which was held at Legends NYC in Manhattan. At the end of the night, Noller was
presented with a check for $30,000 to help
him and his family.
• In this one, Richie takes one of his bikes for a
test spin in the parking lot—
• In this video, Richie rides his super-tall bike
through traffic, under a bridge and along a
pier on Venice Beach—
News From the Riverkeeper
New York State has just announced a historic cleanup that will finally bring New
York’s state capital into compliance with the
federal Clean Water Act and New York
State water quality standards. The plan for
the Capital District targets swimmable, fishable water quality for the ‘Albany Pool’ section of the Hudson by 2028, if not sooner.
This is very welcome news to this community which has the highest fecal contamination failure rate of all the areas we test in
our ongoing Hudson River Water Quality
A holiday season fundraiser has collected
$30,000 to help a New York State trooper
and Marine Corps veteran who is now
fighting a battle against cancer.
“Blue Water, White Water” update
Celebrate 10th Annual Eaglefest
Trooper Timothy Noller of State Police
Troop F's Haverstraw barracks and a Rockland County resident returned from his second deployment to Afghanistan and was
diagnosed with testicular cancer, according
to the New York State Troopers Marine
Corps Association. In his fight against cancer, the association said Noller has used up
For the past 10 years, Teatown Lake Reservation in Ossining NY has celebrated the
return of the eagle to the lower Hudson
Valley with a festival known as Teatown’s
Sites offering it—Amazon.com, Audible.com
Hudson River EagleFest.
and iTunes—let you hear a sample of the
10-hour version, beautifully read by distin- The event began in 2005 with a small but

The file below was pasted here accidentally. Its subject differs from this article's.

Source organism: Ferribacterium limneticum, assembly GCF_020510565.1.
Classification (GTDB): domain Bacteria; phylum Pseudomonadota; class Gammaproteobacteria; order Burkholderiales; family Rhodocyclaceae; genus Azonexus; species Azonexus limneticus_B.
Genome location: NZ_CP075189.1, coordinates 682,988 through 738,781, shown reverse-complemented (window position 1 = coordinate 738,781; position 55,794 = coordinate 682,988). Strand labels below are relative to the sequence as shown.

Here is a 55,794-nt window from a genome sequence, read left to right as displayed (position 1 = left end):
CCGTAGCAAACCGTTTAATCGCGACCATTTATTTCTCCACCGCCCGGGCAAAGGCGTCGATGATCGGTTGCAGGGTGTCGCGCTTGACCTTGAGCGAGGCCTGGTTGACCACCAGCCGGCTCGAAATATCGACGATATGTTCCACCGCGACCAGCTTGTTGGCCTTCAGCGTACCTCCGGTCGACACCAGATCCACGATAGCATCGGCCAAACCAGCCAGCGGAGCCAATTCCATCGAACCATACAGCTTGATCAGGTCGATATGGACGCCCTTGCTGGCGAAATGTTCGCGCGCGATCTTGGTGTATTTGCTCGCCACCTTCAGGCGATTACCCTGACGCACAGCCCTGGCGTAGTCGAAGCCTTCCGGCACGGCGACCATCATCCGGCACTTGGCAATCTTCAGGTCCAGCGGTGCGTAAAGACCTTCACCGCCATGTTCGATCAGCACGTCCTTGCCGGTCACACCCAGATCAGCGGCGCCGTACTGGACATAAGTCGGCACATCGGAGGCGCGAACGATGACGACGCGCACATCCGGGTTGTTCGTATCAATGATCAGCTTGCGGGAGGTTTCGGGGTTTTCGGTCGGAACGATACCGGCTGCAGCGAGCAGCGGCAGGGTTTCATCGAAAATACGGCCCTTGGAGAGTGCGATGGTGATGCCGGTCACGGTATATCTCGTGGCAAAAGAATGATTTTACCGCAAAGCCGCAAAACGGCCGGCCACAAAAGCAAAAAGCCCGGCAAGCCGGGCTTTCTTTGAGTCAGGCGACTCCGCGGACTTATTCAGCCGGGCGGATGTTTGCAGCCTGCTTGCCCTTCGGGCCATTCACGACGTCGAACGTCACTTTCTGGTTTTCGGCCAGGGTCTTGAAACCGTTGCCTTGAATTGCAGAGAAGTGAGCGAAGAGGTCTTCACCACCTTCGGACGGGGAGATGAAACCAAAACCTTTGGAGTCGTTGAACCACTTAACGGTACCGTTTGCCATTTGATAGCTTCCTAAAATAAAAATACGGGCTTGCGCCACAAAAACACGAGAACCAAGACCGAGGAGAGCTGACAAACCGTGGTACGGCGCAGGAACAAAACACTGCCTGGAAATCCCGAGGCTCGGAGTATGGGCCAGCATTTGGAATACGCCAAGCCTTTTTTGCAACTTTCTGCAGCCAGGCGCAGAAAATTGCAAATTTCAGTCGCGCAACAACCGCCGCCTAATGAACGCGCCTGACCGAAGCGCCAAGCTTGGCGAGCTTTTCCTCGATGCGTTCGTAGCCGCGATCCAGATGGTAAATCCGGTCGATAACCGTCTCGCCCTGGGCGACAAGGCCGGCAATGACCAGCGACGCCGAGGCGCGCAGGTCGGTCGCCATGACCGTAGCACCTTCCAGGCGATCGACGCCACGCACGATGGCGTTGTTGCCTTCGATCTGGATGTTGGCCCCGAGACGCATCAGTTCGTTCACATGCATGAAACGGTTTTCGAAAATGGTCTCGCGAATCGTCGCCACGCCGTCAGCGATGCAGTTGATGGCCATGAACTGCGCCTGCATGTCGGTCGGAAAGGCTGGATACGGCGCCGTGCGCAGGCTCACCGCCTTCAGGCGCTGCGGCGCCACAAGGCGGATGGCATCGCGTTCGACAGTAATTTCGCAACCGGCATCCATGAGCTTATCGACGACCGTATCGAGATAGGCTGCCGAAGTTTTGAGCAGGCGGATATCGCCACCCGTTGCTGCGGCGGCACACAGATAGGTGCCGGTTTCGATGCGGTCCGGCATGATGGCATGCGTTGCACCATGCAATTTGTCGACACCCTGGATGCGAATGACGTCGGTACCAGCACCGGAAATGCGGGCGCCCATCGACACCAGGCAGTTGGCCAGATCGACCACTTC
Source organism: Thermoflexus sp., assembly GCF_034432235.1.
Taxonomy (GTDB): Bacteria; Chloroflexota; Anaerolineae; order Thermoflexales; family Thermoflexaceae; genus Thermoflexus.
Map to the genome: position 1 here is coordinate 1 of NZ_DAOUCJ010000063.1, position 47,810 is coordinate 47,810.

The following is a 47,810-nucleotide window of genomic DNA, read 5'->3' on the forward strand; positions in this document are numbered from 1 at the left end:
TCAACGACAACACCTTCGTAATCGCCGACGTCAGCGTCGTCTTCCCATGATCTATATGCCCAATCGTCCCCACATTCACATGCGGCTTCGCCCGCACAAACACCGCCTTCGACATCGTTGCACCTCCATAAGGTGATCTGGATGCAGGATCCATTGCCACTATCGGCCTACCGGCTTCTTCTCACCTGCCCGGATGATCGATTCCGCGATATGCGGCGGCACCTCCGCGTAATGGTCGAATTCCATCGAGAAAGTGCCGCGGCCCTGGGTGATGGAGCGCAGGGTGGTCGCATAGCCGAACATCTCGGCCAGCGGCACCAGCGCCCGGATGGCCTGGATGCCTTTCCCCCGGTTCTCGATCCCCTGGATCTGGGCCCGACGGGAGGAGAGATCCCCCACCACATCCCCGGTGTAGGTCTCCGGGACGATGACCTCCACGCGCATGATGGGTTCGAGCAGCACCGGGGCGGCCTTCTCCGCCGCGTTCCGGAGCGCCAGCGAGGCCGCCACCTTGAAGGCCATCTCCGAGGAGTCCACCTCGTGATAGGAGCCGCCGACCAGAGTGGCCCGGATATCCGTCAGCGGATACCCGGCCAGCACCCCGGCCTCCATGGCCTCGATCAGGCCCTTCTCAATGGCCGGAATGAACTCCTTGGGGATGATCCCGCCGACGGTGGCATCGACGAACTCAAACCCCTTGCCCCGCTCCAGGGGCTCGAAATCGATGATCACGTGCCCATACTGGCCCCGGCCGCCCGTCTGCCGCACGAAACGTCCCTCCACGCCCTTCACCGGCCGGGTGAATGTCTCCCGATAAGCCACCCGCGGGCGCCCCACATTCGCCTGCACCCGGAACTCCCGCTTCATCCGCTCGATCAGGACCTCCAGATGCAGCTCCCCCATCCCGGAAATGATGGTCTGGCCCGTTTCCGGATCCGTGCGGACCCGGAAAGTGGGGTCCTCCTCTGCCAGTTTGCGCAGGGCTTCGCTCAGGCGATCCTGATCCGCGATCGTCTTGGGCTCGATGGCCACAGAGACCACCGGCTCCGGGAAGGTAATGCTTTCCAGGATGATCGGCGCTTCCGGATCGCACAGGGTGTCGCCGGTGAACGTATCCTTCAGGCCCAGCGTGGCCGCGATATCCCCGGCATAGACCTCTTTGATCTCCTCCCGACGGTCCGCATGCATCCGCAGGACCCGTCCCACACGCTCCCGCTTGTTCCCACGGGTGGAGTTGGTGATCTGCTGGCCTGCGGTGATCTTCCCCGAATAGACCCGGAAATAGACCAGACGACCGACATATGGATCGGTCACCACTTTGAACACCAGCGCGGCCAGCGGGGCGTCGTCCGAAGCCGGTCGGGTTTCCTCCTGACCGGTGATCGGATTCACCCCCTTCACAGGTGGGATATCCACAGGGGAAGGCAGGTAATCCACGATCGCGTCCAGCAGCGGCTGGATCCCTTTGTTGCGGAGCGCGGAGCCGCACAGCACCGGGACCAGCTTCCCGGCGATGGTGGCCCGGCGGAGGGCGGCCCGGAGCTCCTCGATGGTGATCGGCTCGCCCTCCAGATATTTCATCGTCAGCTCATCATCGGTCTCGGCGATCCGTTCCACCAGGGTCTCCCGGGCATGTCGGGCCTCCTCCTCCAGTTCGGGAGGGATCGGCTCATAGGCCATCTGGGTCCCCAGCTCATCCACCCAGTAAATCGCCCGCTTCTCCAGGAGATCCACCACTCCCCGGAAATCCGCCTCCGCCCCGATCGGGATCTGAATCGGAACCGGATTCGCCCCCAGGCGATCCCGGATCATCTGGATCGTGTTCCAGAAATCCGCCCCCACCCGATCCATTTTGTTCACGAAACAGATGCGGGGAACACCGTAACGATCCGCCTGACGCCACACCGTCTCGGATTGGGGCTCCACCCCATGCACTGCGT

guished actor, Alex Hyde-White. The book enthusiastic gathering of 300. Teatown’s
10th Annual Hudson River EagleFest, a facontinues to be available in hardcover and
vorite winter event in the region, will be
soft cover, as well as in the audible edition.
held on Saturday, February 8, 2014 at CroThe New York Times said about it, “no one
ton Point Park, (Eagle Headquarters),
with even a passing interest in the experiwhich can accommodate the 5,000 attenence of illness should miss Robert C.
dees for a full day of activities to celebrate
Samuels’s “Blue Water, White Water”...
our national symbol.
If you like to download books to listen to,
you can now get "Blue Water, White Water,"
in that format.
Do You Receive the Star Exemption? Ten additional eagle viewing sites will be
If so, then you must register with the Tax
Department to continue receiving the exemption in 2014 and in future.
Submit Form RP-425 Application for
School Tax Relief (STAR) Exemption to
your assessor. Send it registered mail/return
receipt requested. If you hand-deliver it, request a receipt. In either case, retain a copy
of your application for your records.
In most communities, the due date is
March 1, 2014.
4 The Nyack Villager February, 2014
his sick days and his leave time and is on
half-pay status.
Noller additionally faces the challenge of
having a young daughter who was diagnosed with epilepsy and requires expensive
hosted by environmental organizations all
along the Hudson River.
Amazing live raptor shows are always a fan
favorite and will be held throughout the
day. Additional activities range from
guided and independent eagle viewing, bus
tours, storytelling, a tent brimming with
children’s programs and activities, bird
walks and displays from 30 area organizations. Entertaining and educational shows
take place all day long in The Eagle Theatre
and Eaglet Stage under heated tents. Food
Noller has been a member of the State Police for seven years and reached the rank of
gunnery sergeant in the Marine Corps.
Noller served one tour of duty in Iraq and
two tours in Afghanistan. He and his wife
have two young daughters.
Troop F in Haverstraw polices the Palisades
Interstate Parkway in Rockland County.
To support the fundraising effort, checks
can be sent to: